Although we often think of Ireland in association with the Celts, Celtic lands spread as far central areas of Europe. From the regions that are now Spain through Switzerland and even into Turkey.
In the early centuries, Celtic mythology survived as a primarily oral tradition, influenced significantly by the geography of its lands. Sagas and legends were passed down from one generation to the next through storytelling; it was only after the Roman conquest that some of these myths were recorded in writing. Even so, this was often done by Christian monks closer to the 11th century, who recorded the stories themselves, but stripped away the original beliefs and earlier religious overtones.
Celtic mythology comes from several regions and different tribes. The bulk of them are from Ireland and also Wales. Additional sources include Cornwall, Scotland, and the French region of Brittany. Celtic mythology is divided into four cycles or groups. The first is the Mythological Cycle that largely details a number of invasions of Ireland by deities or supernatural beings. The second, the Fenian Cycle revolves around the theme of hunting. In the Fenian cycle, a heroic group led by Fionn mac Cumhaill, protects the Irish and Scottish lands. Next, the Ultonian Cycle tells the tale of the Ulaidh tribe through warfare and victory. Finally, the Kings Cycle is a series of inspiring stories based on real kings.
Celtic Mythology Today
When we look at Celtic mythology today, there are a number of marked similarities between their ancient tales and Christian stories in the Bible. Characters in Irish mythology are varied, but typically include male and female deities, kings and queens, druids or other religious figures, warriors, and animals. Among the most well-known are the Dagda, the chief of other deities and the Morrígan, a goddess of war. These myths were often used as a way of upholding the characteristics and traits that were prized most by the Celts, as well as to demonstrate certain life lessons.
Unfortunately, the long tradition of orally passing down Celtic mythology largely stopped as people in the area were converted to Christianity. Despite this, we can still learn about their incredible stories from writings following the Roman conquests that recorded basic versions of the myths. Indeed, Celtic mythology experienced a revival during the past century. In has even influenced a number of movies, video games, and modern stories such as the Lord of the Rings saga by J. R. R. Tolkien.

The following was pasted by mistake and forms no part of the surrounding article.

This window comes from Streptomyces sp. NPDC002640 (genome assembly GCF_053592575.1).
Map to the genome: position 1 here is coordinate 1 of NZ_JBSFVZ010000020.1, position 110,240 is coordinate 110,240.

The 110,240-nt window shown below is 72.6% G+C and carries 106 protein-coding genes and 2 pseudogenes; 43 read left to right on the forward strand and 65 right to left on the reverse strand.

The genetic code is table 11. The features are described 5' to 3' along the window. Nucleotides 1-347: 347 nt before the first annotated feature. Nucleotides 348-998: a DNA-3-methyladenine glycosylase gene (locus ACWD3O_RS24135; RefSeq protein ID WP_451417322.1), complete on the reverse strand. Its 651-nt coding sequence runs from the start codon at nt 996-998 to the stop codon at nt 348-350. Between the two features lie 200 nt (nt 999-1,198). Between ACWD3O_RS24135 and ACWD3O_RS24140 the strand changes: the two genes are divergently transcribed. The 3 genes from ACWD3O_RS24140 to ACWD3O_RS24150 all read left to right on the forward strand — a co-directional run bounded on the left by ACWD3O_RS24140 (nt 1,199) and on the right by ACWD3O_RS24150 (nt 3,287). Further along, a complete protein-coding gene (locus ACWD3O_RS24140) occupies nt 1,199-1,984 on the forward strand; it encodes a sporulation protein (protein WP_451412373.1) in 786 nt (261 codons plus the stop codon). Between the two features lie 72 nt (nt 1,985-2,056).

Learn more about Celtic mythology, its cycles, characters, and origins from the resources below.
A Shade of Tain – This traditional Irish epic revolves around a war spurred by the attempted thief of a bull.
Animals in Celtic Myths – Read how animals were featured throughout Celtic mythology.
Celtic Myths – This section discusses Celtic mythology, as well as the various symbols and elements it uses.
Mythological Cycles – Learn about the four main cycles and themes of Celtic mythology.
Celtic Deities – This table outlines all of the Celtic deities along with details on what they symbolize.
Celts and Trees – The Celts often used trees as symbols of something sacred or connecting in their myths.
Translated Myths – Read modern translations of a long list of traditional Celtic myths.
Numbers and Riddles – Numbers held a special sacred association for the ancient Celts.
Celtic Mythology and Religion – This book explores how the Celt’s mythology was tied to their beliefs.
The Melusina Story – Melusina, a water nymph in French mythology, is derived Celtic myths of banshees.
Celtic Myths and Literature – Pick from a huge list of translated Celtic myths from each cycle.
Celtic Characters – Look up any characters from Celtic mythology in this online encyclopedia.
A Guide to Celtic Myths – Learn how Celtic mythology was recorded despite Christian influence.
Christian Similarities – The remarkable similarities between Celtic mythology and Christian Biblical stories.
Beliefs and Myths – Celtic mythology and religion varied somewhat depending on geographical areas.
Ancestor Deities – There is some overlap between deities and people who were said to be actual ancestors.
Did You Know?
Some of the symbolism found in nature that Celtic mythology is associated with includes: boars for courage and strength; fish or salmon for knowledge; serpents and dragons for trouble; birds for prophetic knowledge; and horses, cattle, and pigs for fertility.